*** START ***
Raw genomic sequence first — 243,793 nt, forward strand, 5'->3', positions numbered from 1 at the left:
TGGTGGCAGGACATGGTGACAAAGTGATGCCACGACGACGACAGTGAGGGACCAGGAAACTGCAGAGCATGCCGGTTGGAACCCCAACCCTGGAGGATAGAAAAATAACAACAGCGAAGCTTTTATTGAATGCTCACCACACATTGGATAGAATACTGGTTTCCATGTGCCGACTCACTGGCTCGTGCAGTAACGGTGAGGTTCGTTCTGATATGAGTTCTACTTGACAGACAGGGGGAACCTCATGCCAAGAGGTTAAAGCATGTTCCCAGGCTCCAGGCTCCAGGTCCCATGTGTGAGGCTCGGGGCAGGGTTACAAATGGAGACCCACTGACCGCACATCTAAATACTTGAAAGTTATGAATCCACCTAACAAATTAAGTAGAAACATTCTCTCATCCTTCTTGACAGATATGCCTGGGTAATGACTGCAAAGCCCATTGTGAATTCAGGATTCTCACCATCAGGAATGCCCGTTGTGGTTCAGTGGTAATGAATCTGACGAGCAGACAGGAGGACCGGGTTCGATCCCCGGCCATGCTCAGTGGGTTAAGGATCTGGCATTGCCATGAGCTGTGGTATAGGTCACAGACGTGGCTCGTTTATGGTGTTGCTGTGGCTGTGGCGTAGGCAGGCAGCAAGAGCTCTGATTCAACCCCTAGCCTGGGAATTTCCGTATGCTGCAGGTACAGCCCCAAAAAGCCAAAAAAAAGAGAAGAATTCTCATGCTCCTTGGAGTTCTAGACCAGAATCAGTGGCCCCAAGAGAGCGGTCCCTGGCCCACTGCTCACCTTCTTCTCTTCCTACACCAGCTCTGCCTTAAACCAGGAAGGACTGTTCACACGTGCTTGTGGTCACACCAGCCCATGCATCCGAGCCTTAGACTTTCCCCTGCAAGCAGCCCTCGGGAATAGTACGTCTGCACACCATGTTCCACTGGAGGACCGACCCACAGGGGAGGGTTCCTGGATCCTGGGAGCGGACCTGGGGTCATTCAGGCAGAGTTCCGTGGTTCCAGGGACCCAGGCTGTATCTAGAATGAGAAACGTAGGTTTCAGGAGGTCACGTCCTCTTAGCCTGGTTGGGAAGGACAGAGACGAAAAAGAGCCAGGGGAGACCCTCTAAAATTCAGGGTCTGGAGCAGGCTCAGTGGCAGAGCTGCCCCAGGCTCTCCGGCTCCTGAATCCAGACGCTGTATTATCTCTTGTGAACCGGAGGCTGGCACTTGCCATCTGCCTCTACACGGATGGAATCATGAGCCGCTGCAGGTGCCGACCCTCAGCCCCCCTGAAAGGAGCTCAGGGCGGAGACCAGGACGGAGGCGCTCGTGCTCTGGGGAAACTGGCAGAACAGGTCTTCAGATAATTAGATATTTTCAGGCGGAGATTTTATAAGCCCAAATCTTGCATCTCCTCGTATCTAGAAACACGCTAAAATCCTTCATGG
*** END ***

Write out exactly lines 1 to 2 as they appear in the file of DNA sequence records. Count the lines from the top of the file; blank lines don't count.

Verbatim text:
Raw genomic sequence first — 243,793 nt, forward strand, 5'->3', positions numbered from 1 at the left:
TGGTGGCAGGACATGGTGACAAAGTGATGCCACGACGACGACAGTGAGGGACCAGGAAACTGCAGAGCATGCCGGTTGGAACCCCAACCCTGGAGGATAGAAAAATAACAACAGCGAAGCTTTTATTGAATGCTCACCACACATTGGATAGAATACTGGTTTCCATGTGCCGACTCACTGGCTCGTGCAGTAACGGTGAGGTTCGTTCTGATATGAGTTCTACTTGACAGACAGGGGGAACCTCATGCCAAGAGGTTAAAGCATGTTCCCAGGCTCCAGGCTCCAGGTCCCATGTGTGAGGCTCGGGGCAGGGTTACAAATGGAGACCCACTGACCGCACATCTAAATACTTGAAAGTTATGAATCCACCTAACAAATTAAGTAGAAACATTCTCTCATCCTTCTTGACAGATATGCCTGGGTAATGACTGCAAAGCCCATTGTGAATTCAGGATTCTCACCATCAGGAATGCCCGTTGTGGTTCAGTGGTAATGAATCTGACGAGCAGACAGGAGGACCGGGTTCGATCCCCGGCCATGCTCAGTGGGTTAAGGATCTGGCATTGCCATGAGCTGTGGTATAGGTCACAGACGTGGCTCGTTTATGGTGTTGCTGTGGCTGTGGCGTAGGCAGGCAGCAAGAGCTCTGATTCAACCCCTAGCCTGGGAATTTCCGTATGCTGCAGGTACAGCCCCAAAAAGCCAAAAAAAAGAGAAGAATTCTCATGCTCCTTGGAGTTCTAGACCAGAATCAGTGGCCCCAAGAGAGCGGTCCCTGGCCCACTGCTCACCTTCTTCTCTTCCTACACCAGCTCTGCCTTAAACCAGGAAGGACTGTTCACACGTGCTTGTGGTCACACCAGCCCATGCATCCGAGCCTTAGACTTTCCCCTGCAAGCAGCCCTCGGGAATAGTACGTCTGCACACCATGTTCCACTGGAGGACCGACCCACAGGGGAGGGTTCCTGGATCCTGGGAGCGGACCTGGGGTCATTCAGGCAGAGTTCCGTGGTTCCAGGGACCCAGGCTGTATCTAGAATGAGAAACGTAGGTTTCAGGAGGTCACGTCCTCTTAGCCTGGTTGGGAAGGACAGAGACGAAAAAGAGCCAGGGGAGACCCTCTAAAATTCAGGGTCTGGAGCAGGCTCAGTGGCAGAGCTGCCCCAGGCTCTCCGGCTCCTGAATCCAGACGCTGTATTATCTCTTGTGAACCGGAGGCTGGCACTTGCCATCTGCCTCTACACGGATGGAATCATGAGCCGCTGCAGGTGCCGACCCTCAGCCCCCCTGAAAGGAGCTCAGGGCGGAGACCAGGACGGAGGCGCTCGTGCTCTGGGGAAACTGGCAGAACAGGTCTTCAGATAATTAGATATTTTCAGGCGGAGATTTTATAAGCCCAAATCTTGCATCTCCTCGTATCTAGAAACACGCTAAAATCCTTCATGG